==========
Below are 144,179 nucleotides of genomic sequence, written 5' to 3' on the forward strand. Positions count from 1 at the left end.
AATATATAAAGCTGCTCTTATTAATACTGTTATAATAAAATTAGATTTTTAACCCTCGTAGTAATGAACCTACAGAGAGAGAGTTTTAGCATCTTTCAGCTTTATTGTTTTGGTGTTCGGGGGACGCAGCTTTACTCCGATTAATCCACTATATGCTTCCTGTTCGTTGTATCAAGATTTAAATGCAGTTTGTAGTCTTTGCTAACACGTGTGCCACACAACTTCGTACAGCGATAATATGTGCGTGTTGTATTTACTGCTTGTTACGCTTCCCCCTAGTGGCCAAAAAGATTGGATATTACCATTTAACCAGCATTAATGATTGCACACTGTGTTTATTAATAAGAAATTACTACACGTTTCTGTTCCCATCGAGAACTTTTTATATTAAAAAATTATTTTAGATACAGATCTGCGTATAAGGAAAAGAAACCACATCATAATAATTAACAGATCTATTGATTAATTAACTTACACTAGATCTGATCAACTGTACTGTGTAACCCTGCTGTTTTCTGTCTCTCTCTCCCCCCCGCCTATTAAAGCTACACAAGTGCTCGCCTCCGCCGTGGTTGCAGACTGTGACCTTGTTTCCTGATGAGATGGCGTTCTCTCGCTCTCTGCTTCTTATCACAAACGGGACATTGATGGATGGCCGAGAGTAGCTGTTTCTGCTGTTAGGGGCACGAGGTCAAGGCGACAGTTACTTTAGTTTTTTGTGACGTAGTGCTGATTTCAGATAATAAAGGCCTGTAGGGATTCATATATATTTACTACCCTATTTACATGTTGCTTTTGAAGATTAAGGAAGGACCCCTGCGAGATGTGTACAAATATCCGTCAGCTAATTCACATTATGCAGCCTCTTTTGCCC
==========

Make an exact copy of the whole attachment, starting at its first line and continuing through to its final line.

Below are 144,179 nucleotides of genomic sequence, written 5' to 3' on the forward strand. Positions count from 1 at the left end.
AATATATAAAGCTGCTCTTATTAATACTGTTATAATAAAATTAGATTTTTAACCCTCGTAGTAATGAACCTACAGAGAGAGAGTTTTAGCATCTTTCAGCTTTATTGTTTTGGTGTTCGGGGGACGCAGCTTTACTCCGATTAATCCACTATATGCTTCCTGTTCGTTGTATCAAGATTTAAATGCAGTTTGTAGTCTTTGCTAACACGTGTGCCACACAACTTCGTACAGCGATAATATGTGCGTGTTGTATTTACTGCTTGTTACGCTTCCCCCTAGTGGCCAAAAAGATTGGATATTACCATTTAACCAGCATTAATGATTGCACACTGTGTTTATTAATAAGAAATTACTACACGTTTCTGTTCCCATCGAGAACTTTTTATATTAAAAAATTATTTTAGATACAGATCTGCGTATAAGGAAAAGAAACCACATCATAATAATTAACAGATCTATTGATTAATTAACTTACACTAGATCTGATCAACTGTACTGTGTAACCCTGCTGTTTTCTGTCTCTCTCTCCCCCCCGCCTATTAAAGCTACACAAGTGCTCGCCTCCGCCGTGGTTGCAGACTGTGACCTTGTTTCCTGATGAGATGGCGTTCTCTCGCTCTCTGCTTCTTATCACAAACGGGACATTGATGGATGGCCGAGAGTAGCTGTTTCTGCTGTTAGGGGCACGAGGTCAAGGCGACAGTTACTTTAGTTTTTTGTGACGTAGTGCTGATTTCAGATAATAAAGGCCTGTAGGGATTCATATATATTTACTACCCTATTTACATGTTGCTTTTGAAGATTAAGGAAGGACCCCTGCGAGATGTGTACAAATATCCGTCAGCTAATTCACATTATGCAGCCTCTTTTGCCC